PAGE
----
Special needs estate planning is incredibly important. If you are the guardian or parent of a child with special needs, you’re likely wondering what will happen to your child after you’re no longer here. Parents and guardians of special needs children and adults face unique challenges when it comes to estate planning. In many cases, a parent will simply give his or her estate to a child with special needs through a last will and testament. However, doing so could make the child with special needs ineligible for crucial public benefits such as Medicaid and Social Security Income (SSI).
At Palmer & Slay, PLLC, we can help you create a special needs estate plan that provides supplemental income for your loved one beyond food, shelter, and clothing. We will help you protect your loved one by keeping your assets safe and available for your child. One of our experienced lawyers can help you set up a special needs trust to ensure your child stays eligible for public benefits. We provide effective, comprehensive estate planning for parents of children and adults with special needs.
The Goals of Special Needs Planning
Special needs estate planning is a different process than typical estate planning. The goal of special needs estate planning is to make sure that your child with special needs will have everything he or she needs to live a comfortable and happy life after you’re gone. One of the main goals of special-needs estate planning is ensuring that your child with special needs will qualify and remain eligible for essential government benefits, such as Medicaid and Supplemental Security Income (SSI).
Our law firm will also maximize the private resources and government benefits available to you and your child with special needs so you can protect your assets. In most cases, families benefit from creating a special needs trust that will protect your assets and pay for your child’s care over his or her lifetime. Addressing the care and financial needs of other family members is an important part of special needs estate planning. At Palmer & Slay, PLLC, we spend time getting to know our clients to understand a complete picture of what their family’s unique needs and goals are to create an effective estate plan.
The Benefits of Creating a Special Needs Trust
A special needs trust is a legal document that allows a person with a physical or mental disability or medical condition to access money without losing his or her public benefits. When you create a special needs trust, you will appoint one or more trustees to manage the trust on behalf of your loved one. The trustee will manage the trust and distribute the funds to your loved one. Properly established special needs trusts are irrevocable, meaning the assets are protected from creditors.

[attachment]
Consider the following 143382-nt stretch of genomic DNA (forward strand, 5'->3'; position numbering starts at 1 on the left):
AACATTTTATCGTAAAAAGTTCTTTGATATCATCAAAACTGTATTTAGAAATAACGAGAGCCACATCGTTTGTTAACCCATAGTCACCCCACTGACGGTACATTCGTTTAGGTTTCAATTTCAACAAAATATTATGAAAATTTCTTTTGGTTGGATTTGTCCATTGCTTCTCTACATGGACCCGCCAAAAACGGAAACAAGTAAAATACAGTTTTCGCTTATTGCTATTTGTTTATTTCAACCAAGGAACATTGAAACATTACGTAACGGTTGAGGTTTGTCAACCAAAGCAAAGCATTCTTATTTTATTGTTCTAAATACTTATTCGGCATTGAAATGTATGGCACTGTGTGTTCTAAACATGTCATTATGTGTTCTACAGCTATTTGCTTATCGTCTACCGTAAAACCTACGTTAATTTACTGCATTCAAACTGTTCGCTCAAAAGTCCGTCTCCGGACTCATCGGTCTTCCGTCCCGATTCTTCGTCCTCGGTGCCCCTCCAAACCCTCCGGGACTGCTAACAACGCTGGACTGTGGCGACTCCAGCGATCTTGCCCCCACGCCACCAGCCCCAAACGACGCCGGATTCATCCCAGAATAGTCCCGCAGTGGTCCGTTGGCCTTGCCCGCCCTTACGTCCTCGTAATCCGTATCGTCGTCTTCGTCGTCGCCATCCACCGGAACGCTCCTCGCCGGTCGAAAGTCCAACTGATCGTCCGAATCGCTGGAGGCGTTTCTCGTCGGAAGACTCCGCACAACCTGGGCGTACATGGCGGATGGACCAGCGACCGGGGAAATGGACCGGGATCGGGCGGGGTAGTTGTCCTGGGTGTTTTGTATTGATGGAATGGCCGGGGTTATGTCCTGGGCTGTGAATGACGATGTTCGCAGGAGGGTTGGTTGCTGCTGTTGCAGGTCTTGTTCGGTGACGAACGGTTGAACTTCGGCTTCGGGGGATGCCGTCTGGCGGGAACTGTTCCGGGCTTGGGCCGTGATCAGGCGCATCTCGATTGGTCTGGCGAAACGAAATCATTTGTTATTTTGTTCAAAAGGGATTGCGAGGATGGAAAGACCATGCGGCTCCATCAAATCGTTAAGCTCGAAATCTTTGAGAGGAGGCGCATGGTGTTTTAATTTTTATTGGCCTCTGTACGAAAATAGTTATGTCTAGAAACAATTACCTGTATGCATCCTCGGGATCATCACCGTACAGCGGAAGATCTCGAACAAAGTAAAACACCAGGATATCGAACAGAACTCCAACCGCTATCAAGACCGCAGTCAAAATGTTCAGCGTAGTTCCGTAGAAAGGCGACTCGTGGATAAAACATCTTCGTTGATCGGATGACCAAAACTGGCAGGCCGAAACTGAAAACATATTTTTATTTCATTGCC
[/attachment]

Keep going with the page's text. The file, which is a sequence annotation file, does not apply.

Your child with special needs will be able to access funds from the trust to pay for financial needs not covered by their public assistance benefits. The assets in a special needs trust can be used to pay for the following expenses:
- Transportation costs
- Educational expenses
- Work-related expenses
- Caretaker costs of caretakers
- Housing expenses
- Computer equipment
- Pet supplies
- Medical expenses not covered by Medicaid
- Other permitted expenses
We Will Help Create a Special Needs Trust That Meets Your Needs
A special needs trust is an integral part of a comprehensive estate plan. No two special needs trusts are the same. Your attorney will create a special needs trust that meets your family’s unique needs. We will meet with you and get to know you and your special needs family member to ensure that the special needs trust will meet his or her needs after you pass away.
For example, if your loved one with a special need plans to attend college or a vocational school, we can ensure that the trust agreement provides money for his or her classes, books, and related fees. Or, if you would like your child to continue living in your family home after you are gone, we can transfer ownership of the house into the special needs trust. We can help you appoint a caretaker to act as a guardian for your child so he or she can stay in your home and avoid the disruption of moving during an already challenging transition time.
Third-Party Special Needs Trusts
Third-party special needs trusts are the most common types of trusts. Typically, the parents of a child with special needs will create a third-party trust and transfer property into the trust through their estate plan. Grandparents, friends, and other family members can also transfer assets or property into the trust. However, you must abide by the trust agreement requirements and avoid using the trust funds for anything that could make your special-needs relative ineligible for public benefits.
First-Party Special Needs Trusts
First-party trusts are often used when the person with special needs already has his or her own assets or expects to inherit assets. First-party trusts are funded by property owned by the individual with special needs, not by a third party. Most first-party trusts are funded by personal injury lawsuit damages awards, assets from a retirement plan, assets from a divorce settlement, a life insurance policy, or an inheritance.
In some cases, our clients choose to appoint a trust management company or a special needs non-profit to act as the trustee. Doing so can be incredibly beneficial and ensure that the trust management meets all federal and state guidelines and that your child uses assets from the trust on qualifying supplemental needs.
Contact an Experienced Special Needs Lawyer Today
Creating a special needs estate plan can help both you and your special needs child tremendously. If you would like to learn more about creating a special needs estate plan in Mississippi, please contact our law firm and schedule an initial consultation.